And follows an abundance of „gingados“, „individuais“, „agachados“, „sapinhos“, „meias luas de frente“, „meias luas armadas“, „aus“, „saltos mortais“, „rolôs“, and „chamas“. These songs, full of mysticism, and this specific vocabulary make part of a afro-brazilian ritual, that is dance and is game and is fight at the same time: capoeira. Used by the slaves as an instrument of defence that didn't compromise them, capoeira acquired on brazilian lands nuances of an artist. The suffering imagination of the black slave unfolded the art of the defence and the attack to the point of turning capoeira, that appearantly is an innocent amusement and without consequences, into a mortal instrument, very dangerous. Prohibited from carrying any type of weapon, the enslaved blacks discovered that, with their own body, they could create fatal weapons. And they created capoeira, a beautiful fight, almost a fantastic ballet, with music and all. Capoeira has 360 kicks, divided into two parts: 180 kicks and 180 counter-kicks, having among these some, if applied fully, would cause the friend's death. From capoeira variations were born. And so, came to be maculelê, samba de roda, and capoeira in samba. As the hymn says, everybody can learn capoeira: not only parlamentary, general and senator, but also boys, girls and children. For the boys there are different kicks allowed, among them the „gingado“, the „individuais“, the „agachados“, the „sapinho“, the „meia lua de frente“ and the „armada“, the „au“, and the „salto mortal“. The girls can learn kicks of „rabo de arraia“, „martelo“, „benção de frente“, „rasteira“, „galopante“ and „gingado“. The children start with the "gingado", learning first to use the musical instruments (berimbau, pandeiro, reco-reco and agogô), and later learn some infantil ckicks, but they cannot use them on their colleges: „bênção de frente“, „defesa da bênção de frente“ (in this, a person is taken down on the ground), „rolô“, „meio salto mortal“, „au de lado“ and „chama“. The child can learn from the age of 7 years until 14. For the adults there is no age limit. A year is the learning time for the boys. A girl only get the capoeirista license after one year of learning. For a boy the learning time is longer: only with a year and a half, although with six months he is already capable to apply the most difficult kicks.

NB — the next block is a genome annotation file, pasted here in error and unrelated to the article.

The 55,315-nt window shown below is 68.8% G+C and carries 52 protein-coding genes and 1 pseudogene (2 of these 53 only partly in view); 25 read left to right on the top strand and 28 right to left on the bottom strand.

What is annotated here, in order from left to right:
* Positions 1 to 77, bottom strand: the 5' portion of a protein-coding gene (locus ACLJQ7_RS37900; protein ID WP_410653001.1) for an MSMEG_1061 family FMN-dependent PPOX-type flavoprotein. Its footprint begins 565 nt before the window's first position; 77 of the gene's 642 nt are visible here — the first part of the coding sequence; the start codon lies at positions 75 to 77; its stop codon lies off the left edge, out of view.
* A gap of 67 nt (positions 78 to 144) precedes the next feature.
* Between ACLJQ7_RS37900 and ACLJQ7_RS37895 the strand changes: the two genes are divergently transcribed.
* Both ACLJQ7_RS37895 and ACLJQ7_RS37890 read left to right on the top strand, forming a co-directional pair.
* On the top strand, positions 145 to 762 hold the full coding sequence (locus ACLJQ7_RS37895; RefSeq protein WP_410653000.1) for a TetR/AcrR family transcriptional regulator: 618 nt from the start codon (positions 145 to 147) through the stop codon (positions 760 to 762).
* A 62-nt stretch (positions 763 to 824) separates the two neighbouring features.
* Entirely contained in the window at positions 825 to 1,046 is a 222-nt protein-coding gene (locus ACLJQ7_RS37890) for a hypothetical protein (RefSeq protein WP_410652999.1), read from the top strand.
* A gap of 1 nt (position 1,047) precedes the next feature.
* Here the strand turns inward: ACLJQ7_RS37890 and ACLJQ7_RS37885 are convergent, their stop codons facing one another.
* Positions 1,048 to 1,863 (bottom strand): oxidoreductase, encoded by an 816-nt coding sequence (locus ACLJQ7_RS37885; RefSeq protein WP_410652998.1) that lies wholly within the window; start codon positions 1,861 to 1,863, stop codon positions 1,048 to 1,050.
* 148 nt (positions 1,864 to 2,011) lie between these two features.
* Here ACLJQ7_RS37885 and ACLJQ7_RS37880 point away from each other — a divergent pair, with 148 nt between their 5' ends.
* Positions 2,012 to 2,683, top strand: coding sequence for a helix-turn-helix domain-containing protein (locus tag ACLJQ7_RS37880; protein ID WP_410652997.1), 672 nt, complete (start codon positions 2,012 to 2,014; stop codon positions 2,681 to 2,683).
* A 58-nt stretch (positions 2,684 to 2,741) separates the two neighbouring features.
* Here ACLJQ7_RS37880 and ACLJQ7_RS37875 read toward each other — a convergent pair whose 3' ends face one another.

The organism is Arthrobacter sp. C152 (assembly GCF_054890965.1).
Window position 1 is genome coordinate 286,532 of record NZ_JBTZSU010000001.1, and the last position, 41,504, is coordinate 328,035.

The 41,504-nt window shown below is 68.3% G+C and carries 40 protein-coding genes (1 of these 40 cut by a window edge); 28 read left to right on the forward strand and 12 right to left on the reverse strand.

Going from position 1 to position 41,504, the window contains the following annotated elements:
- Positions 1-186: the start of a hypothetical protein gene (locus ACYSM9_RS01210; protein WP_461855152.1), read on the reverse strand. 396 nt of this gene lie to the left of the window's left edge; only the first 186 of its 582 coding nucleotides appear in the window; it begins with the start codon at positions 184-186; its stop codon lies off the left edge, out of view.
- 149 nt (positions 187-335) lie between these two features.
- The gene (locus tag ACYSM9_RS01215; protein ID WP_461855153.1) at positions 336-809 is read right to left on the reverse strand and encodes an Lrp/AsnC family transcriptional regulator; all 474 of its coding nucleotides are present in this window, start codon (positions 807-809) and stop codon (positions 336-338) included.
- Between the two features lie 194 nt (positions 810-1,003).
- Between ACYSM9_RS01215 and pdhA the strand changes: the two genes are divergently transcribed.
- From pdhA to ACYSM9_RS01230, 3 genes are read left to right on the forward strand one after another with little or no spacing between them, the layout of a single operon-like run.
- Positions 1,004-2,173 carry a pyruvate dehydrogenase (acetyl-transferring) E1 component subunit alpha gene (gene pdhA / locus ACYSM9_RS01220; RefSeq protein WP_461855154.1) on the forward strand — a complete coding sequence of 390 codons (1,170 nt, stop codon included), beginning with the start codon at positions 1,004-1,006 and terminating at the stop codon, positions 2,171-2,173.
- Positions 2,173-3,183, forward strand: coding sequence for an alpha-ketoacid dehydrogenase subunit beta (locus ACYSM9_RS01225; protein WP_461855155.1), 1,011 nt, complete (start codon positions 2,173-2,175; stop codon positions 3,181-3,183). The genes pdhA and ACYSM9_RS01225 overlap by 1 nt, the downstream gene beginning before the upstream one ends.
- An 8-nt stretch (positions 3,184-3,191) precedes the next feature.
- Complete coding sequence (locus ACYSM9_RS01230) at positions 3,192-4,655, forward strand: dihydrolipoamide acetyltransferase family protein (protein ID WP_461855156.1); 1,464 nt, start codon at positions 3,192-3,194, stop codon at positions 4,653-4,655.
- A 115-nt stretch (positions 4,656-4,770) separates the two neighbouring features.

As it's not possible to imagine an idea of a samba without pandeiro, it's difficult to imagine a capoeira without berimbau. The berimbau, a simple instrument, but, maybe for exactly this, of great beauty, is the integral part of the spirit of capoeira. Hearing its sound the capoeiristas become inspired to apply their kicks that demand great ability and skill. Besides the Capoeira Hymn, that is the special music for the fight, there are melodies and rhythms for each phase of the exhibition. During the fight, a berimbau plays Angola while the other executes the „São Bento Grande“.
A gourd, a piece of beriba or pau d’arco, a piece of wire, a cana brava or a splint of dendê, some seeds of murungu and a coin or a piece of pure steel, these are what you make a berimbau with. The gourd is the resonance box and is called cumbuca. The stick, made of beriba, pau d'arco or taipoca, serves to give the jingle, when sticken on the berimbau chord; the chord is a steel wire; the berimbau stick is made of taipoca and the caxixi, of cana brava or a splint of dendê. The bottom of the caxixi is made from the neck of the gourd and inside it are put the banana-tree or murungu seeds. The original coin would be an old 40-real coin; when this is missing, a piece of pure steel serves to protect the resonance box. The caxixi protects the rhythm of the berimbau, the stick gives the jingle to the resonance box. The sound is given by the coin and from there come the rhythm of the berimbau. Such simplicity doesn't mean that anybody can play it. Not all have that indispensable rhythm to make from berimbau sound a work of art. Sixteen rhythms make a berimbau professional. 16 rhythms, and a very good ear to capture the beauty of sounds that exist in the universe.